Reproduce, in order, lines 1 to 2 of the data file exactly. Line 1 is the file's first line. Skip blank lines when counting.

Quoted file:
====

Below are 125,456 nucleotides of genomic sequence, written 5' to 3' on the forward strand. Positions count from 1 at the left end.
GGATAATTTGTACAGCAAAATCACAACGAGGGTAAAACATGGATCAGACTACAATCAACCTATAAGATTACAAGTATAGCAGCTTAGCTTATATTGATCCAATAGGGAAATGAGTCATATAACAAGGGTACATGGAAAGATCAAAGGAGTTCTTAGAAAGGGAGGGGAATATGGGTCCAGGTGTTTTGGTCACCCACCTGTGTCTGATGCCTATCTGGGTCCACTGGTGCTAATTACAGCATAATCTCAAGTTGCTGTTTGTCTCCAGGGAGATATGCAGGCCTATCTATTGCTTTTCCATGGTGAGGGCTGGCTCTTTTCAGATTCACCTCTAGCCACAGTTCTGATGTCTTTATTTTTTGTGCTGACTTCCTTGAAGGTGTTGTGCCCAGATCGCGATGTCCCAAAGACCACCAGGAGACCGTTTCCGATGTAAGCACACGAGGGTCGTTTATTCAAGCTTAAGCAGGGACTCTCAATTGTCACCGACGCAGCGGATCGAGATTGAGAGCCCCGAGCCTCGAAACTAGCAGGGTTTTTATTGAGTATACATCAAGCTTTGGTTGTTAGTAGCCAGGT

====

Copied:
Below are 125,456 nucleotides of genomic sequence, written 5' to 3' on the forward strand. Positions count from 1 at the left end.
GGATAATTTGTACAGCAAAATCACAACGAGGGTAAAACATGGATCAGACTACAATCAACCTATAAGATTACAAGTATAGCAGCTTAGCTTATATTGATCCAATAGGGAAATGAGTCATATAACAAGGGTACATGGAAAGATCAAAGGAGTTCTTAGAAAGGGAGGGGAATATGGGTCCAGGTGTTTTGGTCACCCACCTGTGTCTGATGCCTATCTGGGTCCACTGGTGCTAATTACAGCATAATCTCAAGTTGCTGTTTGTCTCCAGGGAGATATGCAGGCCTATCTATTGCTTTTCCATGGTGAGGGCTGGCTCTTTTCAGATTCACCTCTAGCCACAGTTCTGATGTCTTTATTTTTTGTGCTGACTTCCTTGAAGGTGTTGTGCCCAGATCGCGATGTCCCAAAGACCACCAGGAGACCGTTTCCGATGTAAGCACACGAGGGTCGTTTATTCAAGCTTAAGCAGGGACTCTCAATTGTCACCGACGCAGCGGATCGAGATTGAGAGCCCCGAGCCTCGAAACTAGCAGGGTTTTTATTGAGTATACATCAAGCTTTGGTTGTTAGTAGCCAGGT